In the current society, we have been accustomed to the fast turnaround in the literary world in regard to wars. Troops are seldom in their barracks and guns not yet cold, before the imminent literature works hit the shelves. Afterwards, the memoirs follow. For the ancient wars, some literary works catch public attention while others are far from their attention. The Napoleonic war and, next came, the World War I have managed to, instinctively, lodge in the sub-conscious minds of individuals. Indeed, that was why I was perturbed when I saw the theme of Laura Hillenbrand book, an epic of fortitude and individual heroism in World War II. The book is documented in an appalling manner, and it was clear why the true significance of the story had to delay for so long before it was finally released.
Childhood Life and Olympics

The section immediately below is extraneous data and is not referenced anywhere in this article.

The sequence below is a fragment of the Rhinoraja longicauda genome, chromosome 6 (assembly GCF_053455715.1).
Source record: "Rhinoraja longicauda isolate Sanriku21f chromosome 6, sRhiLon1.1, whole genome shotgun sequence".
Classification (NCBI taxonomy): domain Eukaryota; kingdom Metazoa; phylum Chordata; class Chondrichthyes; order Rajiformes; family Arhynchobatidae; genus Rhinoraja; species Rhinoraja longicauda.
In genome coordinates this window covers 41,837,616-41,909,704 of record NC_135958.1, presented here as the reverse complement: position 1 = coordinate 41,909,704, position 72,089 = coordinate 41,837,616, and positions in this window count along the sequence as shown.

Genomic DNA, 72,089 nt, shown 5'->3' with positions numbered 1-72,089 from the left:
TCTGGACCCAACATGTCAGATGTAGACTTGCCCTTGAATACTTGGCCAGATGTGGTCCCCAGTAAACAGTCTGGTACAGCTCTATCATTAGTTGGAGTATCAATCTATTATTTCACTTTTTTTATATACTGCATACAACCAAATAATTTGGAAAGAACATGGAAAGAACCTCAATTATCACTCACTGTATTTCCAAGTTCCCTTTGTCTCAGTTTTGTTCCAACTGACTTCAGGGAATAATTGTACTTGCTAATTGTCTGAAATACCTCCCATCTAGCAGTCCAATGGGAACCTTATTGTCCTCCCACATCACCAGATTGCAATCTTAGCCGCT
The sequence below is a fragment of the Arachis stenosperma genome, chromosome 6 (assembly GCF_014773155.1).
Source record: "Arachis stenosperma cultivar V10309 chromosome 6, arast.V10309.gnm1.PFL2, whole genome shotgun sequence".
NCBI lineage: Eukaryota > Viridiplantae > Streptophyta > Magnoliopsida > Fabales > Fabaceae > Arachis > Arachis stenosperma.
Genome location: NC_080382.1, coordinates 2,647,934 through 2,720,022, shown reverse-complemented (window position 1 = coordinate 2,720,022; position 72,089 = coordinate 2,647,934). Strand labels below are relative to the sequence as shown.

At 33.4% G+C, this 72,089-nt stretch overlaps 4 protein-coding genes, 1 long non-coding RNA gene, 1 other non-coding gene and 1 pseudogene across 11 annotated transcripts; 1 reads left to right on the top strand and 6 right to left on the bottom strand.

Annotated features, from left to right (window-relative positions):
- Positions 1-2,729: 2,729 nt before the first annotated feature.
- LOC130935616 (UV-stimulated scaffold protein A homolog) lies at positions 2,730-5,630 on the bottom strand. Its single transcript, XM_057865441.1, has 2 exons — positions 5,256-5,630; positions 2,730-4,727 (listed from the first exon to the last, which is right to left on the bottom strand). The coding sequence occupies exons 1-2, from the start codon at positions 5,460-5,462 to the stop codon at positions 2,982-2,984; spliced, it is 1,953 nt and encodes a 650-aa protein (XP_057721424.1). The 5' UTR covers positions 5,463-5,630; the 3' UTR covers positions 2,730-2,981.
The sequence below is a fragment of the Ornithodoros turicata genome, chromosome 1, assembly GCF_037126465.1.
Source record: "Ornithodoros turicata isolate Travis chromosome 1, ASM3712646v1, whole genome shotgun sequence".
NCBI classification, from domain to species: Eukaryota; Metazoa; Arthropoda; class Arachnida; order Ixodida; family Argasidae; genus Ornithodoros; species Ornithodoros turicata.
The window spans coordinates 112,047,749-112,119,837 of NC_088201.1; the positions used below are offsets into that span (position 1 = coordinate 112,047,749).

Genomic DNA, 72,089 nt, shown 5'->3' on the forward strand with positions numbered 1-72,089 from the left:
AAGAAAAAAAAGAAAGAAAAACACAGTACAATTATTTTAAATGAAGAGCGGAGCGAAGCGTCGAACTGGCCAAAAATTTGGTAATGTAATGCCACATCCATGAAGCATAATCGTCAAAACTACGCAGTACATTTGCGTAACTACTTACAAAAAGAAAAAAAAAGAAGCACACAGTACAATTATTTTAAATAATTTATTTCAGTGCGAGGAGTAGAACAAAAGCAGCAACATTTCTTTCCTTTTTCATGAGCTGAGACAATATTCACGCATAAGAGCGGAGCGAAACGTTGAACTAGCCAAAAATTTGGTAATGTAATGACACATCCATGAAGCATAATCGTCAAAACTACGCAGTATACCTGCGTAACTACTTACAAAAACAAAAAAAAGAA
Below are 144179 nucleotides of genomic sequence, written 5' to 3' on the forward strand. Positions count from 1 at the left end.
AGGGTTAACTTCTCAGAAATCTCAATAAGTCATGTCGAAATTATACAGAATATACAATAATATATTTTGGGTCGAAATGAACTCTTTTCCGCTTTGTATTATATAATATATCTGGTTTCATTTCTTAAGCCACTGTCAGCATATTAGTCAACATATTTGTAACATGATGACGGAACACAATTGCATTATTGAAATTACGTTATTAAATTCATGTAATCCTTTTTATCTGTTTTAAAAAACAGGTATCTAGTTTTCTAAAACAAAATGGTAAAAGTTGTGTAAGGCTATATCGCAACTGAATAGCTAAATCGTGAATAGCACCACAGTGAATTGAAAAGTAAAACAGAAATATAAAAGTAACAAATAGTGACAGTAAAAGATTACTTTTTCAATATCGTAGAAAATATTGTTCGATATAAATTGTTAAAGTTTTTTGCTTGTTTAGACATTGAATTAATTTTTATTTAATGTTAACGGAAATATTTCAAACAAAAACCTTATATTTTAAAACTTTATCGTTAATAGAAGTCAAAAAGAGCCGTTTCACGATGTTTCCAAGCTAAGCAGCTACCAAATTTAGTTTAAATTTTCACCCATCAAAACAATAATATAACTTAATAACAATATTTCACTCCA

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Louis Silvie Zamperini childhood life started in Torrance, California. He was born in 1917 by Italian immigrant parents. In his early years, he was characterized by wildness and willful nature; therefore, it was not easy to attribute an activity to him (Hillenbrand, 2010). At the age of 14, his elder brother, Pete, thought of athletics as his main activity. Almost immediately, Zamperini junior recognize his strength in athletics and began to smash collegiate, state events and finally was able to achieve national records in the field of athletics. At the age of 19 years, Louis was able to be selected to the US Olympic team to compete for 5000m race in the 1936 Berlin Olympics. His charismatic and cheerful nature was evident in Berlin as he could not resist from stealing ashtrays from various bars. In the overall standing for the event, he emerged eight and wittingly shook hands with Hitler.